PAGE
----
The number of single claims in employment tribunal cases has jumped by 16 percent in just six months, rising from 3,790 in Q1 2013/14 to 4,390 in Q3 2014/15*, as the slump in cases reverses, says Hugh James Solicitors, the top 100 law firm.
Hugh James Solicitors says that the number of employment tribunal cases fell from 10,900 in Q2 2013/14, after the introduction of tribunal fees. However, the number of claims is now re-bounding as disgruntled former employees adjust to the new fees and weigh the financial risks to them of pursuing a claim against the potential pay-out.
Hugh James Solicitors notes that when multiple claims are included in the analysis, the increase in the number of tribunal cases is even more striking – rising by 75 percent from 10,840 to 18,940 in a year**. Emma Burns, Partner, Head of Employment and HR Services Group at Hugh James Solicitors, explains: “The cost for launching a claim is between £160 to £250; when they were first introduced it was a shock, but now people are more acclimatised to these fees.”
Hugh James adds that changes to the procedure for lodging a tribunal case may also be influencing the sudden acceleration in the number of cases. From 6 May 2014, it became mandatory for former employees to use the Advisory, Conciliation and Arbitration Service (Acas)’s Early Conciliation service before lodging a tribunal case. The Early Conciliation service is intended to offer mediation between employers and employees in order to avoid a tribunal hearing. Hugh James Solicitors notes that since the introduction of Acas’ Early Conciliation service, the total number of employment tribunal cases, when both single and multiple claims are taken into account, has more than doubled from 8,540 cases in Q1 2014/15.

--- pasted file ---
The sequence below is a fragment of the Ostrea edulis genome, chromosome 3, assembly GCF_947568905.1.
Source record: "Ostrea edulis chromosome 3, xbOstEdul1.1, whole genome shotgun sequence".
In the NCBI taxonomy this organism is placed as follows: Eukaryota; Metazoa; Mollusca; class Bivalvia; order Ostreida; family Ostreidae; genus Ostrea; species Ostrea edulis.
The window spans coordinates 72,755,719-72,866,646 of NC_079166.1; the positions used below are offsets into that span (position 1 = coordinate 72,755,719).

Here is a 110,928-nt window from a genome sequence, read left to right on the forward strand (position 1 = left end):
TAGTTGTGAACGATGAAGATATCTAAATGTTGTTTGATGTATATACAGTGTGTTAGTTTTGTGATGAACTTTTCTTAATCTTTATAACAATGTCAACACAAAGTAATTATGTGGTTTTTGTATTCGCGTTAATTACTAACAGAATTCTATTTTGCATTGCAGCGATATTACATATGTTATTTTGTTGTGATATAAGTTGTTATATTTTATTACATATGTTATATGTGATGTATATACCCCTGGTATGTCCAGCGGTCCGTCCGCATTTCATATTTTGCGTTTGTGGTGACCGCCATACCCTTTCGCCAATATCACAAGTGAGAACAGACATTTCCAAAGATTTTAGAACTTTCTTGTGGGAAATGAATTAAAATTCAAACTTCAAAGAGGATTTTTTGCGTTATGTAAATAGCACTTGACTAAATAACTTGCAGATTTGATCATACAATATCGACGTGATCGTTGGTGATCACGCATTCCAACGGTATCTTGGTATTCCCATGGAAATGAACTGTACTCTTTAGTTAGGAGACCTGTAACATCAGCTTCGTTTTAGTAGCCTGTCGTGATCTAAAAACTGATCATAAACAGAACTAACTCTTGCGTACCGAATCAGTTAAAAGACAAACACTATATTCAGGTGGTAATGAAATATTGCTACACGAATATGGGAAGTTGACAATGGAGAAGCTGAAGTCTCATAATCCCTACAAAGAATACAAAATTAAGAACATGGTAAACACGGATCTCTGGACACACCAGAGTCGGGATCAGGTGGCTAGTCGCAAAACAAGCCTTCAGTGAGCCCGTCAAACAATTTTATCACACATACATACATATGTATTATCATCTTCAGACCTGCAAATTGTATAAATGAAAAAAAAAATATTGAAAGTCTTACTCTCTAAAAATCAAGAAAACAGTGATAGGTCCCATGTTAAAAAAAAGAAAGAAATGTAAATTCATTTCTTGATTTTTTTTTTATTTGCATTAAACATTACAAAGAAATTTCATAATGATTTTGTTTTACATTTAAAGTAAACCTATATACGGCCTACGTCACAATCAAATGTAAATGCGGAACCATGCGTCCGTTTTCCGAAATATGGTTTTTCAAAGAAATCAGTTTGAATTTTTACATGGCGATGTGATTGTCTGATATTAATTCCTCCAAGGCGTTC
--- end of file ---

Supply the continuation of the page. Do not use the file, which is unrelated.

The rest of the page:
However, Hugh James Solicitors notes that the new Acas service may be helping to clear up certain types of cases that tend to be easier to resolve – for example, the number of redundancy payment cases has fallen by 31 percent since the Early Conciliation service was launched. Emma Burns adds: “With straightforward cases, such as a dispute over whether or not redundancy payments were made, the Acas service seems to be successful in clearing issues up more quickly, so changes to the system are helping. However, the sharp increase in the overall number of cases may be down to claimants going to Acas because they have to, not because they have any real intention to try to reach a sensible agreement with their former employer. A lot of cases are simply being held up rather than resolved, and we are now seeing them hit the tribunal system.”
“Despite the recent reforms it’s still a big risk for employers to fight certain types of claims, such as discrimination claims. The major costs in any tribunal case are not the administrative fees but the legal costs. It is exceptionally rare for an unsuccessful claimant to have to pay their employer’s legal fees for a complex case like a discrimination claim.”“That means that even if the case has no real merit, the system is still stacked in the claimant’s favour; it will often be cheaper for an employer to pay out to settle a case rather than fight a long-drawn out tribunal. The recent changes are a start, but there needs to be a more fundamental overhaul of how the tribunal system works.”